Back in April, on the second day of my season-long blog experiment, I wrote about baseball during World War II. Specifically, I looked at how Americans were feeling on Opening Day of the 1942 season, the first day of games since the Pearl Harbor attack in December of 1941 and the United States' subsequent entry into the war. Somewhat shockingly, baseball continued throughout the entire war; every World Series was played from 1942-1945.
The one event that was cancelled, however, was the 1945 All-Star Game. Before the regular season began, the Office of Defense Transportation (ODT) requested that Major League Baseball cut travel by 25%. Additionally, it was announced that the World Series "may be cancelled" and the "annual all-star major league game is definitely out."
Despite losing the All-Star Game, baseball fans were pleased with the announcement. Many had feared that the entire season would be cancelled due to strict wartime travel restrictions. The All-Star Game itself was a new event in 1945, just 12 years after the first was held in 1933. The game was popular among fans; so popular that the teams were still annonced without a game.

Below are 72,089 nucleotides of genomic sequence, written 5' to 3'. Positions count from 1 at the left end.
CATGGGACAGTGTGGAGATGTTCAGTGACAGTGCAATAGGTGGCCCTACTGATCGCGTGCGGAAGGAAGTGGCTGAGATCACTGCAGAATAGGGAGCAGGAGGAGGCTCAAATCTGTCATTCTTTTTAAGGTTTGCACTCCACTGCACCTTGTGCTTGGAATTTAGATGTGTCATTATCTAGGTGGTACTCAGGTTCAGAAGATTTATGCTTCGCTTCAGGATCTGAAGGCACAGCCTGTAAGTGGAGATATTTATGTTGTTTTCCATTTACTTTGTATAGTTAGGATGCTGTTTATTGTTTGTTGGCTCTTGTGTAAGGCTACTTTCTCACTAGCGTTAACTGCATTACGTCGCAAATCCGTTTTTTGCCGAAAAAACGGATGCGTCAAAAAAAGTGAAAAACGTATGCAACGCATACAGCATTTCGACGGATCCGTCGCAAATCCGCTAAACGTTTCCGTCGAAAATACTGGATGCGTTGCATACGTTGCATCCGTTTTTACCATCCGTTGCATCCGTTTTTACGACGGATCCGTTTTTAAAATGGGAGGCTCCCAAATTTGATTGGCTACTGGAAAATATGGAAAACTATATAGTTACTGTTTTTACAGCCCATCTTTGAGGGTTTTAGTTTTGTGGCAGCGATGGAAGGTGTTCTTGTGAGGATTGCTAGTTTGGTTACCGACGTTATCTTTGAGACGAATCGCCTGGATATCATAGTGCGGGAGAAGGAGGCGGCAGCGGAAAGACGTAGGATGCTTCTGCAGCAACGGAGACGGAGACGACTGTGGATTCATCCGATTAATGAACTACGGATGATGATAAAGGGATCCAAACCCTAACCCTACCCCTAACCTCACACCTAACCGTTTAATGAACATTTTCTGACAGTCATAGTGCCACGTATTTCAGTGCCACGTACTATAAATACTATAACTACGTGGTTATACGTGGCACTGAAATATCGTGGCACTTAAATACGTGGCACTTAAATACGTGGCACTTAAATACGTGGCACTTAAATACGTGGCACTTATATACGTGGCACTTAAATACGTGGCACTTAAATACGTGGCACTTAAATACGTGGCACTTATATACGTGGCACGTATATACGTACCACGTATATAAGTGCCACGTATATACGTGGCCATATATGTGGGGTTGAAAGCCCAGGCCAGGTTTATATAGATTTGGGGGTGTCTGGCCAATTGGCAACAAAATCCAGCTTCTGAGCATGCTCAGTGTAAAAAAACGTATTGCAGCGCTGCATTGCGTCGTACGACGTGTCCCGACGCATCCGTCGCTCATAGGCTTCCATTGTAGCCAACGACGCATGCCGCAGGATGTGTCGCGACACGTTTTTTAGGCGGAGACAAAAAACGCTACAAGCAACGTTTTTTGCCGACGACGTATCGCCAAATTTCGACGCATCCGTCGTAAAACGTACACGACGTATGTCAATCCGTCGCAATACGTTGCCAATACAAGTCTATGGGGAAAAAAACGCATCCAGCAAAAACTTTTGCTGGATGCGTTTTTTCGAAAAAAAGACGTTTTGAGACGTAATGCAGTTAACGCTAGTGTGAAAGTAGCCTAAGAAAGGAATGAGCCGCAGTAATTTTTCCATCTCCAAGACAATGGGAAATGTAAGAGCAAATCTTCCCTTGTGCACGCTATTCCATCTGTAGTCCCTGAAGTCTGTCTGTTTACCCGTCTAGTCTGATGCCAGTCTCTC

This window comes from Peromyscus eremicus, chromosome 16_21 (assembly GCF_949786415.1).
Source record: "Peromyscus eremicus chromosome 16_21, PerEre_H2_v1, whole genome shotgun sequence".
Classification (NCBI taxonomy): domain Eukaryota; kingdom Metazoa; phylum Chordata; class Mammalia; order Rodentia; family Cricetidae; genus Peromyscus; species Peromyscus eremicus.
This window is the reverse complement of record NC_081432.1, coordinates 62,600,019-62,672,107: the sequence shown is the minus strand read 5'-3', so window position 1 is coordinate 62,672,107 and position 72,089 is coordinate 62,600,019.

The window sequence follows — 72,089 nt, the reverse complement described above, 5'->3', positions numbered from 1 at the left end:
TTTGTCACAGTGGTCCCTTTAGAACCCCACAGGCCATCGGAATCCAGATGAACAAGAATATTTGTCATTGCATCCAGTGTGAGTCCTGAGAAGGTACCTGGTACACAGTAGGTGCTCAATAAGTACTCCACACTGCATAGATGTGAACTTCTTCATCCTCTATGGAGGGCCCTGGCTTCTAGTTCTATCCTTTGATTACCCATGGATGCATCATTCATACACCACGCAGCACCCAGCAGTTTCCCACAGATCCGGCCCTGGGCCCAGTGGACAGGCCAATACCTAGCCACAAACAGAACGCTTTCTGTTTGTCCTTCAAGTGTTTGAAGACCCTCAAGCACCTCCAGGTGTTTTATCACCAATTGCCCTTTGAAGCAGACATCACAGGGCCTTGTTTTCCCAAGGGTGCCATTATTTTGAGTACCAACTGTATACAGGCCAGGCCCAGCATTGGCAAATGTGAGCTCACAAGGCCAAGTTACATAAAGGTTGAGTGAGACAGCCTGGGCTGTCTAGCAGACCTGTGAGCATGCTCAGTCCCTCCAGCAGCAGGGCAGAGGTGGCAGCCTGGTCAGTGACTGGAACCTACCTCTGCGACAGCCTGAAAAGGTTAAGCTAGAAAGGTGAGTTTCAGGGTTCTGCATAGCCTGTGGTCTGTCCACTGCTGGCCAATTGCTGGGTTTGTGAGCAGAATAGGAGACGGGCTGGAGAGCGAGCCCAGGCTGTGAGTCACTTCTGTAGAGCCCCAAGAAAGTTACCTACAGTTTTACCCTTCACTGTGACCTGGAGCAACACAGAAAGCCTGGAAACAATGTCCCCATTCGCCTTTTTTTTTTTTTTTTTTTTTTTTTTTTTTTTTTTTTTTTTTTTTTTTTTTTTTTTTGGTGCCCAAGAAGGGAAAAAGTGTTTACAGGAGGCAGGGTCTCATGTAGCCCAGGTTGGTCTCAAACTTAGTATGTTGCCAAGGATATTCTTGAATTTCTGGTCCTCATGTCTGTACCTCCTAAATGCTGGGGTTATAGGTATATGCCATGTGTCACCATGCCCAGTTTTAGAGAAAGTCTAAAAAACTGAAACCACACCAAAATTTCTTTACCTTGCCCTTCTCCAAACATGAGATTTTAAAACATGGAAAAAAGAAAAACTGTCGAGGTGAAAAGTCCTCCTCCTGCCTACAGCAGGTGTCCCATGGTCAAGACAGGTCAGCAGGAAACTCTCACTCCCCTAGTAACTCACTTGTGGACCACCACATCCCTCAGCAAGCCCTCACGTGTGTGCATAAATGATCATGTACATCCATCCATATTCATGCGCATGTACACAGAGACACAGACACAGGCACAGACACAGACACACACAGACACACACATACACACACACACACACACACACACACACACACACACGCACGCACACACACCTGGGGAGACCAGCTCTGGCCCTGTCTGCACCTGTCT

Of the 50 players selected, seven were members of the Cubs and five played for Cleveland. The selection process consisted of a poll done by the Associated Press of 13 MLB managers. You won't see names like Joe DiMaggio, Ted Williams, and Bob Feller on this list; all three were enlisted in the armed forces. Feller famously signed up for service the day after the Pear Harbor attacks at just 23, becoming the first professional player to enlist. Williams and DiMaggio both missed three full seasons, 1943-1945.
The Japanese surrendered in August of 1945, meaning the World Series would be played after all. The Tigers defeated the Cubs in seven games; it was the Cubs last World Series appearance until 2016. The quality of game play took a hit during the war; New York Times writer Arthur Daley called the 1945 World Series, "one of the most grotesque, funniest, and incredible postseason affairs that our national pastime ever has had."
As the stars of baseball returned for the 1946 season, so did the All-Star Game.
The American League won the game at Fenway, 12-0, behind strong efforts from Bob Feller (3 IP, 0 R, 3 SO) and Ted Williams (2 HR, 5 RBI). Williams and Feller, both 27, put up amazing years upon their return. Williams won the AL MVP with a ridiculous .342/.497/.667 (10.9 WAR). Feller came in 6th and would have been a candidate for the Cy Young if it existed (first award was given in 1956); he struck out 348 batters in 371 innings, including 10 shutouts.